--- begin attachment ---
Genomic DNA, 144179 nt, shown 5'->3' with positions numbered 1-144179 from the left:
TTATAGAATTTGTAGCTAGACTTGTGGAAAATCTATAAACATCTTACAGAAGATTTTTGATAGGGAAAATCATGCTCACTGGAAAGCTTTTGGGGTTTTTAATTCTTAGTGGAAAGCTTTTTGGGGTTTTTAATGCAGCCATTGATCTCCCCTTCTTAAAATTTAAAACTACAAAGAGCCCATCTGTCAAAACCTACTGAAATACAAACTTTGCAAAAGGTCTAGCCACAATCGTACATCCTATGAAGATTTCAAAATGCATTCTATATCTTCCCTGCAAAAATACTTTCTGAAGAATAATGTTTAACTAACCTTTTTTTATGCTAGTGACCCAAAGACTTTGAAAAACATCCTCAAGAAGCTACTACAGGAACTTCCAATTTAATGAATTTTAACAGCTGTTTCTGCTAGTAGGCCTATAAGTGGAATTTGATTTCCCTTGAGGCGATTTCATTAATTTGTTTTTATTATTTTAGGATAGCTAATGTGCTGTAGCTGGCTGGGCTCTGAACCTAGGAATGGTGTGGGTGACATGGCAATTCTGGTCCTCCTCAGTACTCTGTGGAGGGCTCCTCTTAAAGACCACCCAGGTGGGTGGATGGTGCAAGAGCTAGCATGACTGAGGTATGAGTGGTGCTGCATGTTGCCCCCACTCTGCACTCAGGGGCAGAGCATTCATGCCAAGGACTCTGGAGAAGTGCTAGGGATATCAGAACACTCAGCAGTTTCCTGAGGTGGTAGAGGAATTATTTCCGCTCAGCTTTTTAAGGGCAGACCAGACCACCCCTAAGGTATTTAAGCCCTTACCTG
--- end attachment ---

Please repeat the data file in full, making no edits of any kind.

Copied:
Genomic DNA, 144179 nt, shown 5'->3' with positions numbered 1-144179 from the left:
TTATAGAATTTGTAGCTAGACTTGTGGAAAATCTATAAACATCTTACAGAAGATTTTTGATAGGGAAAATCATGCTCACTGGAAAGCTTTTGGGGTTTTTAATTCTTAGTGGAAAGCTTTTTGGGGTTTTTAATGCAGCCATTGATCTCCCCTTCTTAAAATTTAAAACTACAAAGAGCCCATCTGTCAAAACCTACTGAAATACAAACTTTGCAAAAGGTCTAGCCACAATCGTACATCCTATGAAGATTTCAAAATGCATTCTATATCTTCCCTGCAAAAATACTTTCTGAAGAATAATGTTTAACTAACCTTTTTTTATGCTAGTGACCCAAAGACTTTGAAAAACATCCTCAAGAAGCTACTACAGGAACTTCCAATTTAATGAATTTTAACAGCTGTTTCTGCTAGTAGGCCTATAAGTGGAATTTGATTTCCCTTGAGGCGATTTCATTAATTTGTTTTTATTATTTTAGGATAGCTAATGTGCTGTAGCTGGCTGGGCTCTGAACCTAGGAATGGTGTGGGTGACATGGCAATTCTGGTCCTCCTCAGTACTCTGTGGAGGGCTCCTCTTAAAGACCACCCAGGTGGGTGGATGGTGCAAGAGCTAGCATGACTGAGGTATGAGTGGTGCTGCATGTTGCCCCCACTCTGCACTCAGGGGCAGAGCATTCATGCCAAGGACTCTGGAGAAGTGCTAGGGATATCAGAACACTCAGCAGTTTCCTGAGGTGGTAGAGGAATTATTTCCGCTCAGCTTTTTAAGGGCAGACCAGACCACCCCTAAGGTATTTAAGCCCTTACCTG